Denver, Colorado and Update

Just a brief note to tell you why I haven’t been writing lately. I’m in Denver and go into a surgical procedure this afternoon at University of Colorado Anschutz Medical Center to repair L4-L5 vertebrae that has been causing me increasing pain over the last year. I’ll keep you posted as I progress.

Meanwhile, yesterday I visited the botanical gardens with dear friends Leslie and Lynn to see the Jacobo and Maria Angeles giant alebrijes installation. I hope it brings a smile to your face as it did for me.

Abrazos, Norma

Zinacantan + San Juan Chamula, Chiapas: Magic Towns

My friend Chris Clark writes a blog called Color in the Streets. It is her musings about living on Lake Chapala, Jalisco, and visiting many regions around Mexico during the last six years since she moved there from North Carolina, where I first met her. Chris’ partner Ben died almost two years ago and she has decided to move back to North Carolina where she has a strong support system. She will return in August.

In February, Chris came with us to Chiapas to explore the villages she had always dreamed about visiting. She has been writing a three-part series about her experiences there, and I published her first piece earlier this spring. You can read all three posts HERE.

Chris has a way with words. Her descriptions are detailed and luxurious. Reading what she writes is almost like being there. She has a big heart and makes instantaneous connections with the people we meet along the way.

Here is an excerpt about Zinacantan:

The village is the largest supplier of flowers throughout Mexico and parts of the United States. The hillsides are covered with greenhouses. Most residents wear indigenous traje (costumes) handwoven and then embroidered with each year’s current colorful display of flowers. The designs are hand-drawn and then machine embroidered. The colors change regularly. On our visit we saw deep green, burgundy, black, and brightly colored accents.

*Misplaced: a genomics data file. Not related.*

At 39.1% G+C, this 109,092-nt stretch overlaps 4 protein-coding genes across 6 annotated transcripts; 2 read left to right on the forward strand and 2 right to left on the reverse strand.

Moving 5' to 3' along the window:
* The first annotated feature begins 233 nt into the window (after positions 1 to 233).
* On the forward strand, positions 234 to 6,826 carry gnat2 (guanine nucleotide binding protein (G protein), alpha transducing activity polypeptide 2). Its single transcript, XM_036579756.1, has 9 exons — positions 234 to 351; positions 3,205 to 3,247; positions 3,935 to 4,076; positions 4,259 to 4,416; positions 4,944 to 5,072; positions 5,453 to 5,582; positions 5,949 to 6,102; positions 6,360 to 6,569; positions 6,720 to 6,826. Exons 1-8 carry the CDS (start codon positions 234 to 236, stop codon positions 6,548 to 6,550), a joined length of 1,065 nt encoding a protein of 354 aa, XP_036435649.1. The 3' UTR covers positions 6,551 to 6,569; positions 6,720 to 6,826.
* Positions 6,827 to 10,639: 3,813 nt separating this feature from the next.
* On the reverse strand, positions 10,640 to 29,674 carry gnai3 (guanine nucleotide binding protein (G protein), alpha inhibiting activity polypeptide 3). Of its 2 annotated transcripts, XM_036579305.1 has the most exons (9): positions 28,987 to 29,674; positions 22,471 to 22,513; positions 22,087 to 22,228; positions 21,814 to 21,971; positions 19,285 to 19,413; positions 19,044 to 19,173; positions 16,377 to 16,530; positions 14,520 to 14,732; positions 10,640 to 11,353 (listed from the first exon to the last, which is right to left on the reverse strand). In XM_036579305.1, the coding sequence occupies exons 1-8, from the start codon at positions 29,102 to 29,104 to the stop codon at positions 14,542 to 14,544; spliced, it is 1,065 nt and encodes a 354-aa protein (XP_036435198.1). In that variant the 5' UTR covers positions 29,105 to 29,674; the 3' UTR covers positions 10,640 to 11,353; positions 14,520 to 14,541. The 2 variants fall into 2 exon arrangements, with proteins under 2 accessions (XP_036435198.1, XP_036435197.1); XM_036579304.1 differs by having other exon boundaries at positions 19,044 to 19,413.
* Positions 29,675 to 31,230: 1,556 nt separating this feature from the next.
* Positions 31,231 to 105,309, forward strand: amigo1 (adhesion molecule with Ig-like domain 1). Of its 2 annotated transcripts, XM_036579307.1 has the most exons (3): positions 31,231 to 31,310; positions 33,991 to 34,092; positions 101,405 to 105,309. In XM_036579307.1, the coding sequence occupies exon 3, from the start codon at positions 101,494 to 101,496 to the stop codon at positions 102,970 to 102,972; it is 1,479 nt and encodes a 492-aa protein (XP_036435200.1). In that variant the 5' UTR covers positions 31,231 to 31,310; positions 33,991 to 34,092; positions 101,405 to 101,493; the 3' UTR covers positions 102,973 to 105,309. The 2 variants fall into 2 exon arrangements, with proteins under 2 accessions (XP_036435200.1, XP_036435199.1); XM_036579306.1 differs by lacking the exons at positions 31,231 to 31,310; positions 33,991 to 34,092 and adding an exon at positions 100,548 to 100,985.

Here is an excerpt about San Juan Chamula:

This is the village I’d heard most about from friends and neighbors in Ajijic, where I live, who’d visited the church of San Juan Chamula, noted for its mix of Christianity and Maya beliefs (syncretism). For some reason, I had expected a small, simple structure, maybe made of wood, with little space inside. Church pews, of course. But pine needles and candles? Surely not. Inside felt immediately sacred and mystical. The walls were lined with small, lifelike statues of saints. The floor covered with pine needles, brushed aside to hold tall, skinny candles creating “pop-up” altars honoring those in need of healing…unlike anything I’ve ever seen.

Interested in joining us in 2026? Send an email to get on the notification list!

Textile Tour in Oaxaca, Mexico, December 2024

Join us in Oaxaca from December 6 to 14, 2024, for a spectacular insider’s view of the textile culture and history of this World Heritage colonial city. We have created this experience in collaboration with Fiber Circle Studio in Petaluma, California, and owner founder Alisha Bright. Lots of touring plus hands-on workshops to keep you excited and engaged in the weaving and textile culture.


  • Visit to artisan studios in Teotitlan del Valle including silk and tapestry weavers
  • Participate in a two-day natural dye workshop
  • Learn or enhance your skills in a two-day tapestry weaving workshop
  • Travel to the mountain village of Chichicapam for a one-day spinning workshop
  • Discover key sights – Hierve el Agua, and El Tule, a 3,000 year old cypress tree